Lebanon’s ‘sacred valley’, a sanctuary for pilgrims and nature lovers
Wadi Qadisha, Lebanon - The ancient staircase leading to the monastery of Hawqa starts near a small hut selling soft drinks and snacks. “Tfaddalo!” said the owner, a middle-aged lady. “You want to visit the Colombian monk? He is all the time in the monastery.”
The shopkeeper is obviously used to visitors stopping by before they start the march down the trail to admire the natural beauty of the Valley of Qadisha and visit its ancient monasteries and shrines, one of which, Hawqa monastery, is inhabited by Colombian Dario Escobar, the most famous of Lebanon’s three hermits.
Strewn with caves that served as refuges for early Christians, convents carved in the rocks and old monasteries and clusters historically inhabited by hermits and monks, the Valley of Qadisha in northern Lebanon, rightfully earns its name as the “sacred valley”.
Qadisha, which means “holy” in ancient Aramaic, is split in two branches, Wadi Qannoubine and Wadi Qozhaya, which are hewn from the rock at the foot of the highest peak of the Lebanese mountain chain, Qornet es-Sawda, which rises more than 3,000 metres above sea level.
The beauty of the valley, which starts at 900 metres and goes up to 1,900 metres, and the difficult access to the convents, some of which can only be reached through rugged zigzagging paths and steps, makes it an ideal place for recluses seeking the sole company of the Creator. Escobar, an 80-year-old hermit, who spends his time in prayer, meditation and reading holy books, smiled as he welcomed visitors, although he did not seem to appreciate being interrupted in his daily activities.
“When I came to settle in this place 15 years ago, I thought that I will be alone, living in peace but, as you see, the trail has been repaired making the access easier, so I became the distraction of many people who come here,” Escobar said.
“I came to Lebanon to be a hermit. Next week I will turn 81 but you don’t have to sing happy birthday to me,” he added with a smile.
Escobar, a Catholic monk, lived in several countries in Europe before settling 25 years ago in Lebanon’s “sacred valley” with the permission of the Vatican. For the first ten years he lived in the monastery of Qozhayah, in the opposite side of the valley, before moving to the more secluded Hawqa.
The history of Qadisha valley is inseparable from that of Lebanon and its Maronite Christian community. With its high rugged mountains and difficult geography, Lebanon was a refuge for minorities throughout history, including Christians, fleeing the wrath and persecution of conquerors and invaders from the Mamluks to the Ottomans.
“Qadisha is the valley where the Christian Maronites found a place in which they could live in security after their massive exodus from Syria between the eighth and tenth centuries AD,” explained the Reverend Jade Kossaify, a 33-year-old Maronite cleric.
“It hosts many monasteries dating back to the very early days of Christianity, including Deir Qannoubine, the fortress palace monastery, which served as the See of Maronite Patriarchs for several centuries, between 1440 and 1823.”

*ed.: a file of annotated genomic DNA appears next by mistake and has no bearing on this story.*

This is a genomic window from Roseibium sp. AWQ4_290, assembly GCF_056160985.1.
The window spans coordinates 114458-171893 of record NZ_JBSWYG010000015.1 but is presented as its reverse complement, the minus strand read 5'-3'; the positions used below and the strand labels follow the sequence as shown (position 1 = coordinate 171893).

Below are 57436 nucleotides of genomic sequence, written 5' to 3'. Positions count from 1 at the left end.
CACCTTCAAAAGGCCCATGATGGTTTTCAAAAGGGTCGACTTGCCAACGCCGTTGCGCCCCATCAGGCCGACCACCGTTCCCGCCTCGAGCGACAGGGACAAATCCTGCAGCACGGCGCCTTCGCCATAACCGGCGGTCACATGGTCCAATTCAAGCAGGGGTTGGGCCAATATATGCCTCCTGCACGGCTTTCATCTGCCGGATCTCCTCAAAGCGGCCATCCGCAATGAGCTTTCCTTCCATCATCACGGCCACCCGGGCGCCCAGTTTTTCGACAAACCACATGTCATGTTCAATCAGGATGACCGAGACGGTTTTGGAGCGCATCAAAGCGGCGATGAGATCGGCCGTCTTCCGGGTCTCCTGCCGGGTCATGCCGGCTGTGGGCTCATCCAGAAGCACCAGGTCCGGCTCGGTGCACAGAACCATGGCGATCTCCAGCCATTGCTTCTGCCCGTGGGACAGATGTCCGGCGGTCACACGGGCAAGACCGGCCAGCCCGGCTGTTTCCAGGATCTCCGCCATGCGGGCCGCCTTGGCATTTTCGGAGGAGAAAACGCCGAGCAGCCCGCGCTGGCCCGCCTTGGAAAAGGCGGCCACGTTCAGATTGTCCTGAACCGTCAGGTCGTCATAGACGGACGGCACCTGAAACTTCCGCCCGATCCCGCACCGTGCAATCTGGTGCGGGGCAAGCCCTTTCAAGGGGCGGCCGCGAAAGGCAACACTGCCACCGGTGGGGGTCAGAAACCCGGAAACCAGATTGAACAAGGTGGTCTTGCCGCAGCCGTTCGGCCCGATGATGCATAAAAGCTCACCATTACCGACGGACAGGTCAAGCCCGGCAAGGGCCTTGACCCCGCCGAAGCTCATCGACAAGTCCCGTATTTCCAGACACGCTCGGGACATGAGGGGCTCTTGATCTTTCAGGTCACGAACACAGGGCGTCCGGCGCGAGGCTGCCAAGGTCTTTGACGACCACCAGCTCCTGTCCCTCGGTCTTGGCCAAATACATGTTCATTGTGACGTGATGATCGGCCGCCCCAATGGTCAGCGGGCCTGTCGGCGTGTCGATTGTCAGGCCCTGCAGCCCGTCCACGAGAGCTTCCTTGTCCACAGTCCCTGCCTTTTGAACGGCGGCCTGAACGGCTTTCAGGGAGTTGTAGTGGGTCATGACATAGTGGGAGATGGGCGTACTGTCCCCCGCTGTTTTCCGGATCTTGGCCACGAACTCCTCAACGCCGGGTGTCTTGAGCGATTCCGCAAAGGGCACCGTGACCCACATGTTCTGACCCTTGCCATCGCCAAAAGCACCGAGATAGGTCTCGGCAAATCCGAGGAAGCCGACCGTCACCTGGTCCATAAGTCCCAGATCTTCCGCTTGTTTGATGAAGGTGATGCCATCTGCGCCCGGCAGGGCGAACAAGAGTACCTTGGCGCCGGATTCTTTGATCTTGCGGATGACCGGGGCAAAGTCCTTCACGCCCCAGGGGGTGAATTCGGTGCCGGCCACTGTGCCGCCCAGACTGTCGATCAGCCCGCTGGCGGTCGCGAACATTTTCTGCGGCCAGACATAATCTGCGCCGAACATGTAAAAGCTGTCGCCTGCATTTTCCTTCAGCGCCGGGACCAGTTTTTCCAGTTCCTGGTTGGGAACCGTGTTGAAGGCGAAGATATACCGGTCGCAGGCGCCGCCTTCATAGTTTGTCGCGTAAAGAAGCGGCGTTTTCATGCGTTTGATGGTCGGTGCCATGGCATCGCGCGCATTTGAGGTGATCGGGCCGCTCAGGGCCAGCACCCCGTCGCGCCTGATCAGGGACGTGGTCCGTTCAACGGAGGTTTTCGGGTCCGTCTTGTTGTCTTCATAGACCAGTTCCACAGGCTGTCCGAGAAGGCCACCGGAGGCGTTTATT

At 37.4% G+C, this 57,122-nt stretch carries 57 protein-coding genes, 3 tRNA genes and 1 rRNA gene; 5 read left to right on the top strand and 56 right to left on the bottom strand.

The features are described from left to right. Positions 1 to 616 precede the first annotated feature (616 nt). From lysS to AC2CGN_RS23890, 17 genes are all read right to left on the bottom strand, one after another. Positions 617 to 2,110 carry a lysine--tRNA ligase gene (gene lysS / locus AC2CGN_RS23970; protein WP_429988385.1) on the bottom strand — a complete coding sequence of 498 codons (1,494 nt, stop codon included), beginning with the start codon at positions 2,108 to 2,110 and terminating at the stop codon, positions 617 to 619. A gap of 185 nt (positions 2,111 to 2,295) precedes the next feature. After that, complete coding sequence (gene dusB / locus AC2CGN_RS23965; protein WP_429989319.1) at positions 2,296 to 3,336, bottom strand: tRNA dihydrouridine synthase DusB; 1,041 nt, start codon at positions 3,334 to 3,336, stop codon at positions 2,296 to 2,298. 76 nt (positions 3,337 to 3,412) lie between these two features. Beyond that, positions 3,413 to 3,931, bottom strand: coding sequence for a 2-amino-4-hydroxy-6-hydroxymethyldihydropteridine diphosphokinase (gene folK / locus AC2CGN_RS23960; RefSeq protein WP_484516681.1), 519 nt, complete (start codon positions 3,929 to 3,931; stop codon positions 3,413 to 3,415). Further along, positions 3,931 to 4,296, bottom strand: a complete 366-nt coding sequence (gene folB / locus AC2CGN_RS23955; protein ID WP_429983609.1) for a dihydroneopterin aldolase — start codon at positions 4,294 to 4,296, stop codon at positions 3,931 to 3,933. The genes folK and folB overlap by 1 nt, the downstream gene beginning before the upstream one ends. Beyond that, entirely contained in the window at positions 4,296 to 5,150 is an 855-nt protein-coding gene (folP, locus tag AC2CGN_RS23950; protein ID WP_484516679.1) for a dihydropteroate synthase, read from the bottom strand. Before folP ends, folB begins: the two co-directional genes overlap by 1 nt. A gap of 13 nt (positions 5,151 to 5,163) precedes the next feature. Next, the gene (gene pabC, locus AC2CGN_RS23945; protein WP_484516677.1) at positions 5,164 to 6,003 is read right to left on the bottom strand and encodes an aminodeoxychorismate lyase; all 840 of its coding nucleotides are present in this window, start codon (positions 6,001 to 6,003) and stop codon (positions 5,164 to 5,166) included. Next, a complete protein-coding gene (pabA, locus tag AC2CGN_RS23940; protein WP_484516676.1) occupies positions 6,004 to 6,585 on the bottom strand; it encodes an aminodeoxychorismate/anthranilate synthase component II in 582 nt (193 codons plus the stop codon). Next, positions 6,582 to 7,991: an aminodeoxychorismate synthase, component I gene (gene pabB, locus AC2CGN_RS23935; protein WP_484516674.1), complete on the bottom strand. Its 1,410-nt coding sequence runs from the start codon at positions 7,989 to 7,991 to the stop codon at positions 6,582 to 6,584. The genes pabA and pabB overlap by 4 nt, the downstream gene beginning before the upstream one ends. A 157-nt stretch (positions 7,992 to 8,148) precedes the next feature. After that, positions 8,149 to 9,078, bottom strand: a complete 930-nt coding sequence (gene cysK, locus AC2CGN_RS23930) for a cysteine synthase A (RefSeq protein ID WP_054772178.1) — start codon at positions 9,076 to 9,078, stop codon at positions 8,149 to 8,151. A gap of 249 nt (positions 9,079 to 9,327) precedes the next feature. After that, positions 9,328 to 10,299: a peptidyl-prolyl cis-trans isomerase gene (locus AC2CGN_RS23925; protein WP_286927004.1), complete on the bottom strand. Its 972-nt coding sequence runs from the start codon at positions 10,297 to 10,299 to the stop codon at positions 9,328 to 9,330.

Deir Qannoubine can be reached by foot from Blawza or Diman, a walk of several hours that gives an idea of what the journey was like for early pilgrims and patriarchs. The monastery’s church, half built into the rock, is decorated with frescos from the 18th and 19th centuries.
Another monastery, Sainte Marina, is the resting place of 17 of Lebanon’s 26 Maronite patriarchs.
“Wadi Qadisha is also the sole place in Lebanon where you can find hermits living in total seclusion,” Kossaify said. He explained that hermits either lived alone or in a group of no more than three. “Otherwise, if they live in a community in a monastery they are called cenobite,” he said.
Qadisha valley has sheltered Christian monastic communities for many centuries, even before the Maronite clergy sought refuge there. One of the monasteries “Mar Assia” has ancient Ethiopian inscriptions on its walls.
Evidence of human life traced to the Palaeolithic age was also found in several grottos scattered around the valley, Lebanese explorer, Pierre Abi Aoun, noted.
“There are 86 sites in Wadi Qadisha which were used by man as far back as the medium Palaeolithic age, some 80,000 years BC, whereas material proof of Christian presence dates back to the fifth century,” Abi Aoun said.
Abi Aoun was among a group of four Lebanese cavers who discovered eight naturally preserved mummies in Aassi al Hadath, one of the “historical caves” in the valley that they had spent two years exploring between 1988 and 1991.
He said crusaders and Mamluk chronicles in which Aassi al Hadath was mentioned constituted their first guide for the search of the cave. “We first discovered a mummy belonging to a 4-month-old girl. The others were of three adult women and four female infants. They were all wrapped in shrouds and none presented any traces of violence.”
Manuscripts written in Syriac and Arabic were also found, indicating that the mummies belonged to Christians who were probably hiding there.
Qadisha valley, listed as a World Heritage Site, is regarded as the spiritual cradle of the Maronite community. Not only does it hold the tombs of the patriarchs of the past but it is a paradise for nature lovers.
Trekkers can immerse in the fairy beauty of the legendary place as they climb winding pathways along the rocky cliffs to reach some sanctuary with peeling wall paintings dating to the early Middle Ages.